We simply factor the number into powers of 26, much like we do when converting to binary. Simply take `num%26`, convert it to `A..Z` "digits" and append to the converted number (assuming it's a string), then integer-divide your number. Repeat until `num` is zero. After this, reverse the converted number string to have the most significant bit first.

Edit: As you point out, once two-digit numbers are reached we actually have base 27 for all non-least-significant bits. Simply apply the same algorithms here, incrementing any "constants" by one. Should work, but I haven't tried it myself.

Re-edit: For the `ZZ->701` case, don't increment the base exponent. Do however keep in mind that `A` no longer is 0 (but 1) and so forth.

# Explanation of why this is not a base 26 conversion

Let's start by looking at the real base 26 positional system. (Rather, look as base 4 since it's less numbers). The following is true (assuming A = 0):

`````` A = AA = A * 4^1 + A * 4^0 = 0 * 4^1 + 0 * 4^0 = 0
B = AB = A * 4^1 + B * 4^0 = 0 * 4^1 + 1 * 4^0 = 1
C = AC = A * 4^1 + C * 4^0 = 0 * 4^1 + 2 * 4^0 = 2
D = AD = A * 4^1 + D * 4^0 = 0 * 4^1 + 3 * 4^0 = 3
BA = B * 4^0 + A * 4^0 = 1 * 4^1 + 0 * 4^0 = 4
``````

And so forth... notice that `AA` is 0 rather than 4 as it would be in Excel notation. Hence, Excel notation is not base 26.

-

## In Excel VBA ... the obvious choice :)

``````Sub a()

For Each O In Range("A1:AA1")
Debug.Print Mid(k, 2, Len(k) - 3); "="; O.Column - 1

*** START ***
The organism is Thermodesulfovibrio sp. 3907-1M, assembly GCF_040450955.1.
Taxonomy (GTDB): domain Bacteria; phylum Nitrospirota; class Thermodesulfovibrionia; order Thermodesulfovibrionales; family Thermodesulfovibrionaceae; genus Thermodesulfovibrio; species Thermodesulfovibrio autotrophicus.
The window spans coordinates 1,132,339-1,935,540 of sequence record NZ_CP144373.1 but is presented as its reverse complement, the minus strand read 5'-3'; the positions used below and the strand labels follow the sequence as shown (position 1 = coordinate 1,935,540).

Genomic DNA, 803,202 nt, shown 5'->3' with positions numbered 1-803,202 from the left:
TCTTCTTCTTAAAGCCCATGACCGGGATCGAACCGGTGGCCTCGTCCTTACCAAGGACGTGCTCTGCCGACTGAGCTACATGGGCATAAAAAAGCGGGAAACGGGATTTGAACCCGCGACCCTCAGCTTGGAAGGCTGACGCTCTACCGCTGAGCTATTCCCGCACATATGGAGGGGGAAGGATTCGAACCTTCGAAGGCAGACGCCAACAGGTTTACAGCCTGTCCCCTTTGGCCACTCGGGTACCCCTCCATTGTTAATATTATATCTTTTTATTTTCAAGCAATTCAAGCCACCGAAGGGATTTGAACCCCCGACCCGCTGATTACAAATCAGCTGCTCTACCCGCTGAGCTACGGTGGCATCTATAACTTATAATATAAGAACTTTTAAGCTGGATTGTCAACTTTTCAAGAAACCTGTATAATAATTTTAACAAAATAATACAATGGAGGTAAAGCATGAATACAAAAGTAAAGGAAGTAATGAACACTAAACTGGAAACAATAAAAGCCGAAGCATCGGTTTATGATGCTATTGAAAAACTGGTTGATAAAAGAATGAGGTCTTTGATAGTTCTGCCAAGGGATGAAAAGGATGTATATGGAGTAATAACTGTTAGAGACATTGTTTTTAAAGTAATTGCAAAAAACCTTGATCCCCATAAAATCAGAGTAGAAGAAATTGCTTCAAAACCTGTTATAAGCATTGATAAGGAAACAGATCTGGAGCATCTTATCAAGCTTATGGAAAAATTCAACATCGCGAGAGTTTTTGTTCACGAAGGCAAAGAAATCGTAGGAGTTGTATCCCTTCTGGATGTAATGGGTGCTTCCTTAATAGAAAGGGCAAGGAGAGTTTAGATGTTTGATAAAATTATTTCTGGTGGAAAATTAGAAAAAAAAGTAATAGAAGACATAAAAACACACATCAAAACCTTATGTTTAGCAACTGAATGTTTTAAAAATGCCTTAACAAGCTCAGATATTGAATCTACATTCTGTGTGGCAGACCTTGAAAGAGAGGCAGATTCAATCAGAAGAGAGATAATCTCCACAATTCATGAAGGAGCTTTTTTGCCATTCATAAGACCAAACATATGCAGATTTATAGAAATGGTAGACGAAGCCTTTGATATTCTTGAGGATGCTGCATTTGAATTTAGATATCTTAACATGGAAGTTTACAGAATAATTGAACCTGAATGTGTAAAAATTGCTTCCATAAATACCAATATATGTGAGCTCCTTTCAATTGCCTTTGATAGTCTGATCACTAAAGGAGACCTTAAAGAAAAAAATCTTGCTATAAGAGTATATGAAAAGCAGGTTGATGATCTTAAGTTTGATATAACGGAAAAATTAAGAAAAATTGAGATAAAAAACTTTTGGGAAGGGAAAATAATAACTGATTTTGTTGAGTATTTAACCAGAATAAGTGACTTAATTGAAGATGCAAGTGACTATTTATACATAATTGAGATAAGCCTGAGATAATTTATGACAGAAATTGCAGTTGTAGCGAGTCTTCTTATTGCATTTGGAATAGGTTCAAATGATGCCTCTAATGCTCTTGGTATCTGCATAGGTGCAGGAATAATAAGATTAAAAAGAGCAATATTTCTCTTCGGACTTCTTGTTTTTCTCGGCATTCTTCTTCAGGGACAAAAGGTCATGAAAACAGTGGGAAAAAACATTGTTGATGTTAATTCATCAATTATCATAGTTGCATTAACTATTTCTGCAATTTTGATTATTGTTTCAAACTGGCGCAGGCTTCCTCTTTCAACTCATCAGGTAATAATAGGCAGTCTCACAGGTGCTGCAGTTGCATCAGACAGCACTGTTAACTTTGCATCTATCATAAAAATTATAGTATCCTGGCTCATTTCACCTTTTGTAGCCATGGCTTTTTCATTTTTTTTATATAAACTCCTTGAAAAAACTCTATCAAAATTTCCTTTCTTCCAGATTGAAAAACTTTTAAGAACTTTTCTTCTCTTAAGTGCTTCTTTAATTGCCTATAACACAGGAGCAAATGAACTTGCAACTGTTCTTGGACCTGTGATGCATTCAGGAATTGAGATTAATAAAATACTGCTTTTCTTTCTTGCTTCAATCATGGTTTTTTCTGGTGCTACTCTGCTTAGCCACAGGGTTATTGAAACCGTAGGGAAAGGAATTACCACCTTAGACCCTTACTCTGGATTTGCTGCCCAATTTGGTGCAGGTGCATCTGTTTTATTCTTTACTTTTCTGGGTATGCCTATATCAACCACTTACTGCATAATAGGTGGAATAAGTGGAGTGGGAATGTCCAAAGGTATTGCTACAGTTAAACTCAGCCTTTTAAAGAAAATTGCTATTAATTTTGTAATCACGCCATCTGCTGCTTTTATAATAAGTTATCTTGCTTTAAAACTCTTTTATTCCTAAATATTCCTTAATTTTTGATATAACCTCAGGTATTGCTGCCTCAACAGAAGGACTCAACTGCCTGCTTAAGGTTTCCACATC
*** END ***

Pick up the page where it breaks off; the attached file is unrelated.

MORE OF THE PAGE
Next

End Sub
``````

Or for getting the column number in the first row of the WorkSheet (which make more sense, since we are in Excel ...)

``````Sub a()

For Each O In Range("A1:AA1")
O.Value = O.Column - 1
Next

End Sub
``````

Or better yet:

# 56 chars

``````Sub a()
Set O = Range("A1:AA1")
O.Formula = "=Column()"
End Sub
``````
-

# Scala: 63 chars

``````def c(n:Int):String=(if(n<26)""else c(n/26-1))+(65+n%26).toChar
``````
-

## Prolog, 109 123 bytes

Convert from decimal number to Excel string:

``````c(D,E):- d(D,X),atom_codes(E,X).
d(D,[E]):-D<26,E is D+65,!.
d(D,[O|M]):-N is D//27,d(N,M),O is 65+D rem 26.
``````

That code does not work for c(27, N), which yields N='BB'

This one works fine:

``````c(D,E):-c(D,26,[],X),atom_codes(E,X).
c(D,B,T,M):-(D<B->M-S=[O|T]-B;(S=26,N is D//S,c(N,27,[O|T],M))),O is 91-S+D rem B,!.
``````

Tests:

``````?- c(0, N).
N = 'A'.

?- c(27, N).
N = 'AB'.

?- c(701, N).
N = 'ZZ'.

?- c(702, N).
N = 'AAA'
``````

Converts from Excel string to decimal number (87 bytes):

``````x(E,D):-x(E,0,D).
x([C],X,N):-N is X+C-65,!.
x([C|T],X,N):-Y is (X+C-64)*26,x(T,Y,N).
``````
-

## F# : 166 137

``````let rec c x  = if x < 26 then [(char) ((int 'A') + x)] else List.append (c (x/26-1)) (c (x%26))
let s x = new string (c x |> List.toArray)
``````
-

## PHP: At least 59 and 33 characters.

``````<?for(\$a=NUM+1;\$a>=1;\$a=\$a/26)\$c=chr(--\$a%26+65).\$c;echo\$c;
``````

Or the shortest version:

``````<?for(\$a=A;\$i++<NUM;++\$a);echo\$a;
``````
-

Using the following formula, you can figure out the last character in the string:

``````transform(int num)
return (char)num + 47; // Transform int to ascii alphabetic char. 47 might not be right.

char lastChar(int num)
{
return transform(num % 26);
}
``````

Using this, we can make a recursive function (I don't think its brute force).

``````string getExcelHeader(int decimal)
{
if (decimal > 26)
return getExcelHeader(decimal / 26) + transform(decimal % 26);
else
return transform(decimal);
}
``````

Or.. something like that. I'm really tired, maybe I should stop answering questions and go to bed :P

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Nope, this will convert to real base 26, not the weird Excel base. –  You Dec 15 '10 at 7:43
Yeah, I see that now. I'll be more careful :) –  vedosity Dec 15 '10 at 22:19
Even though this answer is not 100% correct, i don't think it deserves to be downvted (+1) –  zerkms Dec 16 '10 at 1:02